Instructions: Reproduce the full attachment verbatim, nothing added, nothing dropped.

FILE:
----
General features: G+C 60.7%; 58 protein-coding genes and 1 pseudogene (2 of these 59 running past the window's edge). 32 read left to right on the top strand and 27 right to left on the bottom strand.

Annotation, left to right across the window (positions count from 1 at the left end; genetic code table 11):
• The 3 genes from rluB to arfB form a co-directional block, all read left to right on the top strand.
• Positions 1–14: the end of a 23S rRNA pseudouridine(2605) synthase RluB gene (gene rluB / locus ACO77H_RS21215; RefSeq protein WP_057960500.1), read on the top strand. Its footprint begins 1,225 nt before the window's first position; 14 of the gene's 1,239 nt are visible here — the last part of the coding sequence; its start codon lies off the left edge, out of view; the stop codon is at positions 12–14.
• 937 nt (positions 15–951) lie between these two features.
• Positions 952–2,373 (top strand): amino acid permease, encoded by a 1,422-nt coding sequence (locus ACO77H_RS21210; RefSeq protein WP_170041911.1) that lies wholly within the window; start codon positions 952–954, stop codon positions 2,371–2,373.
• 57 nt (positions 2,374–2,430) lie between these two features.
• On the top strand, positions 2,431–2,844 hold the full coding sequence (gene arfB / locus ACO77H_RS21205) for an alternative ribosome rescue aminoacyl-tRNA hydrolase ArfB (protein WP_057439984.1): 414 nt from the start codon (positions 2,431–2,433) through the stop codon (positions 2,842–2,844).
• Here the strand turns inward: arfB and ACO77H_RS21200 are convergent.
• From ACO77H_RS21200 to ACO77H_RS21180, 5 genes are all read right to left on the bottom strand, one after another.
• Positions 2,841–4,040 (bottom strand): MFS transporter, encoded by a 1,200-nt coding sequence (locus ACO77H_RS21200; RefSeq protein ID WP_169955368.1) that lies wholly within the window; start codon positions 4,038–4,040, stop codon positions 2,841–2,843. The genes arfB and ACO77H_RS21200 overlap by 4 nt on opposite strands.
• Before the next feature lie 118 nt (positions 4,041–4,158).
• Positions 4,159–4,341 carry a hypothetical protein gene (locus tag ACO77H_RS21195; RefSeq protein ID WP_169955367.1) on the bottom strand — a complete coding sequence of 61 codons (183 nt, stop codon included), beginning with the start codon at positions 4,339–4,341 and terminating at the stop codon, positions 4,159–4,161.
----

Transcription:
General features: G+C 60.7%; 58 protein-coding genes and 1 pseudogene (2 of these 59 running past the window's edge). 32 read left to right on the top strand and 27 right to left on the bottom strand.

Annotation, left to right across the window (positions count from 1 at the left end; genetic code table 11):
• The 3 genes from rluB to arfB form a co-directional block, all read left to right on the top strand.
• Positions 1–14: the end of a 23S rRNA pseudouridine(2605) synthase RluB gene (gene rluB / locus ACO77H_RS21215; RefSeq protein WP_057960500.1), read on the top strand. Its footprint begins 1,225 nt before the window's first position; 14 of the gene's 1,239 nt are visible here — the last part of the coding sequence; its start codon lies off the left edge, out of view; the stop codon is at positions 12–14.
• 937 nt (positions 15–951) lie between these two features.
• Positions 952–2,373 (top strand): amino acid permease, encoded by a 1,422-nt coding sequence (locus ACO77H_RS21210; RefSeq protein WP_170041911.1) that lies wholly within the window; start codon positions 952–954, stop codon positions 2,371–2,373.
• 57 nt (positions 2,374–2,430) lie between these two features.
• On the top strand, positions 2,431–2,844 hold the full coding sequence (gene arfB / locus ACO77H_RS21205) for an alternative ribosome rescue aminoacyl-tRNA hydrolase ArfB (protein WP_057439984.1): 414 nt from the start codon (positions 2,431–2,433) through the stop codon (positions 2,842–2,844).
• Here the strand turns inward: arfB and ACO77H_RS21200 are convergent.
• From ACO77H_RS21200 to ACO77H_RS21180, 5 genes are all read right to left on the bottom strand, one after another.
• Positions 2,841–4,040 (bottom strand): MFS transporter, encoded by a 1,200-nt coding sequence (locus ACO77H_RS21200; RefSeq protein ID WP_169955368.1) that lies wholly within the window; start codon positions 4,038–4,040, stop codon positions 2,841–2,843. The genes arfB and ACO77H_RS21200 overlap by 4 nt on opposite strands.
• Before the next feature lie 118 nt (positions 4,041–4,158).
• Positions 4,159–4,341 carry a hypothetical protein gene (locus tag ACO77H_RS21195; RefSeq protein ID WP_169955367.1) on the bottom strand — a complete coding sequence of 61 codons (183 nt, stop codon included), beginning with the start codon at positions 4,339–4,341 and terminating at the stop codon, positions 4,159–4,161.